Orkney Islands

Compare ferries from Orkney Islands to Shetland Islands

There is currently just the 1 ferry route running between Orkney Islands and Shetland Islands operated by 1 ferry company – Northlink Ferries. The Kirkwall to Lerwick ferry crossing operates weekly with a scheduled sailing duration from about 7 hours 45 minutes.

Whilst we’ve taken great care to ensure the information on this page is correct, as the frequency and duration of crossings on all routes can vary from time to time we’d advise that you get a live quote for current availability on this Orkney Islands Shetland Islands crossing between Kirkwall and Lerwick.

Orkney Islands Shetland Islands Ferry Map

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Ferries from Orkney Islands to Shetland Islands

About Orkney Islands:

The Orkney Islands are a Scottish archipelago approximately ten miles north of the mainland.

They are mysterious islands, the largest of which is simply called ‘Mainland’, due to a millennia-old history embedded into the cultural heritage and landscape.

The archipelago’s name dates back to the 1st Century BC, when the land was settled by Mesolithic and Neolithic tribes. Evidence of its past can be seen almost everywhere, with a large number of burial cairns, tombs, brochs and castles scattered across the vast green plains.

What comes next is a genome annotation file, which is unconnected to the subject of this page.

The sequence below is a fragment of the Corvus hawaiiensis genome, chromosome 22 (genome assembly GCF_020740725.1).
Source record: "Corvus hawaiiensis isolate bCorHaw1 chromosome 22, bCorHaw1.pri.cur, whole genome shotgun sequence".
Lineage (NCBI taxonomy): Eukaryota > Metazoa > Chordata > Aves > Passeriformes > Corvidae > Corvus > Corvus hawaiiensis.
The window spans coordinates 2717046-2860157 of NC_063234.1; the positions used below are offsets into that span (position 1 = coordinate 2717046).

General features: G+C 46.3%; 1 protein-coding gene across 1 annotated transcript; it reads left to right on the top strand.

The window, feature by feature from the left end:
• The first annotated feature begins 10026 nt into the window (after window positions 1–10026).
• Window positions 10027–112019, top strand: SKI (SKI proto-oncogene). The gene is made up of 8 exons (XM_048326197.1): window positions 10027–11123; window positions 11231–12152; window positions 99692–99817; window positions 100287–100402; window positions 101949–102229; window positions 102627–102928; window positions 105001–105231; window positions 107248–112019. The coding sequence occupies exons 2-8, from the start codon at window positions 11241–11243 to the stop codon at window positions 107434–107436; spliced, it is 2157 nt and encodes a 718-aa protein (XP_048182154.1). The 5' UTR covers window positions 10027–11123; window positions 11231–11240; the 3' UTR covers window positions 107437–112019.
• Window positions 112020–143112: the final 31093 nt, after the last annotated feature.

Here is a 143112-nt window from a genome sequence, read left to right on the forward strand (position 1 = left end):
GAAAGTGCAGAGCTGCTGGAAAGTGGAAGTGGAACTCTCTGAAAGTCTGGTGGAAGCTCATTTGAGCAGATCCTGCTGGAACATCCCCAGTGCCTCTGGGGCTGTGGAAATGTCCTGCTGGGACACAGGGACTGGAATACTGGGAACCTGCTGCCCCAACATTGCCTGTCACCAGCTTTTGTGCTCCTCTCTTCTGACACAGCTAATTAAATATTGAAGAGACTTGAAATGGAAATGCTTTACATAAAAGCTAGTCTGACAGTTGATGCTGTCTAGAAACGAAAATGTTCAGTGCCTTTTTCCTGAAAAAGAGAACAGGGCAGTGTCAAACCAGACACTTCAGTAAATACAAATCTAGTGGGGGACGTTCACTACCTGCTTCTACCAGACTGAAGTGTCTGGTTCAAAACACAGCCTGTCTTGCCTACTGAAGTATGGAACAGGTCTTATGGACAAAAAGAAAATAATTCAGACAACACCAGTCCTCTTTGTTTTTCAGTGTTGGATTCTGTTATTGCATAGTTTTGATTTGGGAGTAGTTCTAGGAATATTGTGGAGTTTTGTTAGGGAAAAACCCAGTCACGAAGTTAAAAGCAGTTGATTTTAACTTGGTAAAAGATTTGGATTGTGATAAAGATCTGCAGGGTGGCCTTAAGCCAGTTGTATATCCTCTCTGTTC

The abundant wildlife attracts a great number of visitors, too, with a variety of rare bird and mammal species like puffins, seals and Eurasian otter to be found throughout the islands.

Given the Orkney’s location between the two, the Shetland Islands, to the north, and the Scottish mainland, to the south, are within easy reach by ferry. Mainland has a couple of ports offering regular routes operated by the region’s leading ferry companies.

About Shetland Islands:

Shetland encompasses over a hundred islands to the north of Scotland, forming a subarctic archipelago in the North Sea.

Britain’s northernmost point; where Scandinavia meets Scotland, the Shetland Islands captivate visitors with their unique heritage, striking coastlines and beguiling countryside. While the human population is warm and friendly, the animals inhabiting these shores are just as memorable, ranging from puffins and dolphins to the famous namesake pony. They also have plenty to keep history-lovers occupied, with numerous well-preserved archaeological sites. Many have been dated further back than the Vikings, who left their mark on everything from place names to local dialects, including Iron Age brochs and mystical standing stones.

Ferries make the overnight journey from Aberdeen, on the east coast of Scotland, seven times a week, while there are less frequent, but shorter, routes available from the Orkney Islands, an archipelago to the southwest of Shetland.